Is the College Accredited? The phlebotomist school and program you enroll in should be accredited by a respected regional or national accrediting agency, for example the National Accrediting Agency for Clinical Laboratory Sciences (NAACLS). There are many benefits to graduating from an accredited school in addition to a guarantee of a premium education. First, if your program has not received accreditation, you will not qualify to sit for a certification examination offered by any of the earlier listed certifying agencies. Also, accreditation will help in getting financial aid or loans, which are typically not available for non-accredited programs. Last, earning a certificate or a degree from an accredited college can make you more attractive to potential employers in the Cullman AL job market.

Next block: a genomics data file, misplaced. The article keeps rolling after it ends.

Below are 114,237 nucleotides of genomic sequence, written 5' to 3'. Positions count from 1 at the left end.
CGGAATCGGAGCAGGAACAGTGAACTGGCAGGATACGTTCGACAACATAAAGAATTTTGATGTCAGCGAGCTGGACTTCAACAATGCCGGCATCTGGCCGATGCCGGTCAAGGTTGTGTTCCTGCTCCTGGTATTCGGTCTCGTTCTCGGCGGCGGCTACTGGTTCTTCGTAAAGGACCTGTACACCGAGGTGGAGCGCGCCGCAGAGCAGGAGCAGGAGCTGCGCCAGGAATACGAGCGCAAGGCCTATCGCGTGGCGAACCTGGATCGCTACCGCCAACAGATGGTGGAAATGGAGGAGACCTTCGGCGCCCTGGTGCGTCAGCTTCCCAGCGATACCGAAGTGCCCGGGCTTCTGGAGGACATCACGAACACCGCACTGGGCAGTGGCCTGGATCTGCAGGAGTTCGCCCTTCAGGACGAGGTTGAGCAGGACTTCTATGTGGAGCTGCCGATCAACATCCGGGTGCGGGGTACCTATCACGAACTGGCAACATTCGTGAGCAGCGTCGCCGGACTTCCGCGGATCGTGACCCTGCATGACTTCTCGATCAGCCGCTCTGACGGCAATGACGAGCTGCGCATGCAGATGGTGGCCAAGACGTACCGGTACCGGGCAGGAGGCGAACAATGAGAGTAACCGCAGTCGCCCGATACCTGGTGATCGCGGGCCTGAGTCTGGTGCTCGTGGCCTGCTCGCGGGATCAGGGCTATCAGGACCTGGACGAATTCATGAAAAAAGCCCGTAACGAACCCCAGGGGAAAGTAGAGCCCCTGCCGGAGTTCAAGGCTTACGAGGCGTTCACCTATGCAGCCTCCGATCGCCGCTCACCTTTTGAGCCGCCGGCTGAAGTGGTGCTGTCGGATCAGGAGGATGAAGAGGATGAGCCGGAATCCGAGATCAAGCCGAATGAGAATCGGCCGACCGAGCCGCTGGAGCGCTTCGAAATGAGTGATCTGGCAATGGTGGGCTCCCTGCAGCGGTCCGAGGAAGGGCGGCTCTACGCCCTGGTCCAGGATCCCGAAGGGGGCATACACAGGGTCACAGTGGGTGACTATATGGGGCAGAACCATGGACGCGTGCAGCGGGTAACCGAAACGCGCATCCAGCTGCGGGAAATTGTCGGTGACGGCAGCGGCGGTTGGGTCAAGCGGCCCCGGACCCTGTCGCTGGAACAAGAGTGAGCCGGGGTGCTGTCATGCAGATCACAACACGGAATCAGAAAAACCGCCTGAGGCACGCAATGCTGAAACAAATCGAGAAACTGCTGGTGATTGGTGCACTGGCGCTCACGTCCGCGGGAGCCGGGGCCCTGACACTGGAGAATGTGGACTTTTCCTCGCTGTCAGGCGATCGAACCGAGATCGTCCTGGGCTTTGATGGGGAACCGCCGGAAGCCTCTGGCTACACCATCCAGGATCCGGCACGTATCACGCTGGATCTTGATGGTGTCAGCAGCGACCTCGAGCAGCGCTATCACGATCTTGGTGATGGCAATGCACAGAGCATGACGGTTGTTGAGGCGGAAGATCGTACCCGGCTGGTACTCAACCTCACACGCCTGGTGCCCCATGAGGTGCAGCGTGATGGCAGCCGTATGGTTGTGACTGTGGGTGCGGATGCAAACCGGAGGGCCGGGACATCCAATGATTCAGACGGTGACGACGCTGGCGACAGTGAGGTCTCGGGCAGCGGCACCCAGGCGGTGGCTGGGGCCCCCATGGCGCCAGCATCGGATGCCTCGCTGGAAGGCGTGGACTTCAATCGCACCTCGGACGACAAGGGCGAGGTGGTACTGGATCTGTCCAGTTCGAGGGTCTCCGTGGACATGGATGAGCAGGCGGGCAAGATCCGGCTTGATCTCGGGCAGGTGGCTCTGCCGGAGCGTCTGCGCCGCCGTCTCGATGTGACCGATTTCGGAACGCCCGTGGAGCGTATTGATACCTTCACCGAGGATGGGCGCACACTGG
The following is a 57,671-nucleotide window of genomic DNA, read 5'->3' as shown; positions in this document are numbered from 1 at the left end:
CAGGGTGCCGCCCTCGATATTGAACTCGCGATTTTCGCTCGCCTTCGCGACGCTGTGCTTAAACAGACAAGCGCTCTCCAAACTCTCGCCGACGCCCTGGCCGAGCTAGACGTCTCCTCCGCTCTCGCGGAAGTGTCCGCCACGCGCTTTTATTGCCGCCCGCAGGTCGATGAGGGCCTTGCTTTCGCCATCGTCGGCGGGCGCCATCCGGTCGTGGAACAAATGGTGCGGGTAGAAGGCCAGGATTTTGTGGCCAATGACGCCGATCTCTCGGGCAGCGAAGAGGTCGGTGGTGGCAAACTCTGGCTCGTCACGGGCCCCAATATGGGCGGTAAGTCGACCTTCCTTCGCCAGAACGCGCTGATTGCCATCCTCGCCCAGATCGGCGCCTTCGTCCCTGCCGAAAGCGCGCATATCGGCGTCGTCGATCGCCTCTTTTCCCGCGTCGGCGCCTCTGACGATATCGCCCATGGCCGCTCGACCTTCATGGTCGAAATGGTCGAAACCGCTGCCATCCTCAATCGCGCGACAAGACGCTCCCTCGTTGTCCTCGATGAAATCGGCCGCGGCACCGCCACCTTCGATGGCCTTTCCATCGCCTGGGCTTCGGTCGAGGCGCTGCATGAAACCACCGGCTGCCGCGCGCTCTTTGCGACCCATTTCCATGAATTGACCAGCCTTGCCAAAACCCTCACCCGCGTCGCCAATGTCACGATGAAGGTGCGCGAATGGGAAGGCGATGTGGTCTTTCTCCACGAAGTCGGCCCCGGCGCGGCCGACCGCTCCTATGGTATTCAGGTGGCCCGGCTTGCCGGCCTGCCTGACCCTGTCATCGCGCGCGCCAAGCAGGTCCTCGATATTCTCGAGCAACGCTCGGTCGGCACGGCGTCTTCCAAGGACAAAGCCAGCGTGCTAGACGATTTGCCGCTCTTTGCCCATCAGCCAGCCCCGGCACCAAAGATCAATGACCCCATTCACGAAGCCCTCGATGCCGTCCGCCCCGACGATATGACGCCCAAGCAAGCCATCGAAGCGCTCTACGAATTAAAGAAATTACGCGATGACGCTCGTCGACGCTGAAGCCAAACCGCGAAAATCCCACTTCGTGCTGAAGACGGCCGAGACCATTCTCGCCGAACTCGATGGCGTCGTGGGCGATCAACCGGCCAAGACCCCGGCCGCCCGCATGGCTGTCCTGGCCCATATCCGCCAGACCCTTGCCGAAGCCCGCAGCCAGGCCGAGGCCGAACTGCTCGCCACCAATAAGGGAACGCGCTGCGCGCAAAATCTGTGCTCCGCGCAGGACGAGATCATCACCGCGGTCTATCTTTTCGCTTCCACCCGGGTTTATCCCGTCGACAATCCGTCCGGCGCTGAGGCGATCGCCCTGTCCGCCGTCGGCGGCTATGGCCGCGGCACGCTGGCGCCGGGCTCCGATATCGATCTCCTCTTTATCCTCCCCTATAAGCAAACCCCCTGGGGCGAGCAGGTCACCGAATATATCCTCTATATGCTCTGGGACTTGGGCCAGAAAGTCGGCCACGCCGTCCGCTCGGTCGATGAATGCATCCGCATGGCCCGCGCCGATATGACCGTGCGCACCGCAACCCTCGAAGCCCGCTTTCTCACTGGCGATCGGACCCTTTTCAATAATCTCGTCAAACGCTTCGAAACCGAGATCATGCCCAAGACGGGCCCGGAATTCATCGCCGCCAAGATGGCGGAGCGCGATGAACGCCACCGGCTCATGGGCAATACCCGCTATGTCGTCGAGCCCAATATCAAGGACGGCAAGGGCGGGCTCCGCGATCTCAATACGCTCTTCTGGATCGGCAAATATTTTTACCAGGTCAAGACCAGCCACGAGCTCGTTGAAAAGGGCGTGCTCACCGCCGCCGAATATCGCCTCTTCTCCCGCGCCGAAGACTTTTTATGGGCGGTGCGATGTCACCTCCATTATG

What is the School’s Reputation? In numerous states there is little or no regulation of phlebotomist schools, so there are some that are not of the highest caliber. So along with accreditation, it’s essential to check out the reputations of all colleges you are looking at. You can start by requesting references from the schools from employers where they place their graduates as part of their job placement program. You can research online school rating and review services and ask the accrediting agencies for their reviews as well. You can also check with several Cullman AL clinics or hospitals that you may have an interest in working for and find out if they can offer any recommendations. As a closing thought, you can contact the Alabama school licensing authority and ask if any grievances have been filed or if the schools are in total compliance.